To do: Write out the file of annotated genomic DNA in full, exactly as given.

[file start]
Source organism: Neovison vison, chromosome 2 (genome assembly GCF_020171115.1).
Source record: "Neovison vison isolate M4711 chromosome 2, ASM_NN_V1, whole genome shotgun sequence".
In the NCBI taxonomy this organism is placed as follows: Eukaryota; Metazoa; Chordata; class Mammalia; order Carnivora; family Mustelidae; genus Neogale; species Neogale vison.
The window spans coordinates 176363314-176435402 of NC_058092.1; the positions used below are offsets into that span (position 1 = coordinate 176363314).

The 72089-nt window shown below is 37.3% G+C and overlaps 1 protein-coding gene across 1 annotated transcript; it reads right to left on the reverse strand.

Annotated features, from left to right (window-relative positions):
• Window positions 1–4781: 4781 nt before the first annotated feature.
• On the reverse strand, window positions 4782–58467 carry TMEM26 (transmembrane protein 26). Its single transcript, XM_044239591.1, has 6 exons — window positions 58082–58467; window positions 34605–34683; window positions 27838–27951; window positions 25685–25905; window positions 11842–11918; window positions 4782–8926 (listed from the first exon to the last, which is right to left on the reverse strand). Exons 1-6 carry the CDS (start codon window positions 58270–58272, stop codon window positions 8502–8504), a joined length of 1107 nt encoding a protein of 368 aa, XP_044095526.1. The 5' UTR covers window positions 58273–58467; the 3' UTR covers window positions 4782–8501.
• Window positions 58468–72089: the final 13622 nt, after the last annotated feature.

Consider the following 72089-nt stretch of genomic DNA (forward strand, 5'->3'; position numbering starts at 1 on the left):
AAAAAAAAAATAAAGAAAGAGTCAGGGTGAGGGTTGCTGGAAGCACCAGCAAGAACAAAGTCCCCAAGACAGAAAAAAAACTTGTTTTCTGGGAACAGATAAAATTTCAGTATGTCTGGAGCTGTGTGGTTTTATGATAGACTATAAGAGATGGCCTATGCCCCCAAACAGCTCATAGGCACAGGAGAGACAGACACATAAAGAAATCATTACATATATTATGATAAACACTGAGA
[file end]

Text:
Source organism: Neovison vison, chromosome 2 (genome assembly GCF_020171115.1).
Source record: "Neovison vison isolate M4711 chromosome 2, ASM_NN_V1, whole genome shotgun sequence".
In the NCBI taxonomy this organism is placed as follows: Eukaryota; Metazoa; Chordata; class Mammalia; order Carnivora; family Mustelidae; genus Neogale; species Neogale vison.
The window spans coordinates 176363314-176435402 of NC_058092.1; the positions used below are offsets into that span (position 1 = coordinate 176363314).

The 72089-nt window shown below is 37.3% G+C and overlaps 1 protein-coding gene across 1 annotated transcript; it reads right to left on the reverse strand.

Annotated features, from left to right (window-relative positions):
• Window positions 1–4781: 4781 nt before the first annotated feature.
• On the reverse strand, window positions 4782–58467 carry TMEM26 (transmembrane protein 26). Its single transcript, XM_044239591.1, has 6 exons — window positions 58082–58467; window positions 34605–34683; window positions 27838–27951; window positions 25685–25905; window positions 11842–11918; window positions 4782–8926 (listed from the first exon to the last, which is right to left on the reverse strand). Exons 1-6 carry the CDS (start codon window positions 58270–58272, stop codon window positions 8502–8504), a joined length of 1107 nt encoding a protein of 368 aa, XP_044095526.1. The 5' UTR covers window positions 58273–58467; the 3' UTR covers window positions 4782–8501.
• Window positions 58468–72089: the final 13622 nt, after the last annotated feature.

Consider the following 72089-nt stretch of genomic DNA (forward strand, 5'->3'; position numbering starts at 1 on the left):
AAAAAAAAAATAAAGAAAGAGTCAGGGTGAGGGTTGCTGGAAGCACCAGCAAGAACAAAGTCCCCAAGACAGAAAAAAAACTTGTTTTCTGGGAACAGATAAAATTTCAGTATGTCTGGAGCTGTGTGGTTTTATGATAGACTATAAGAGATGGCCTATGCCCCCAAACAGCTCATAGGCACAGGAGAGACAGACACATAAAGAAATCATTACATATATTATGATAAACACTGAGA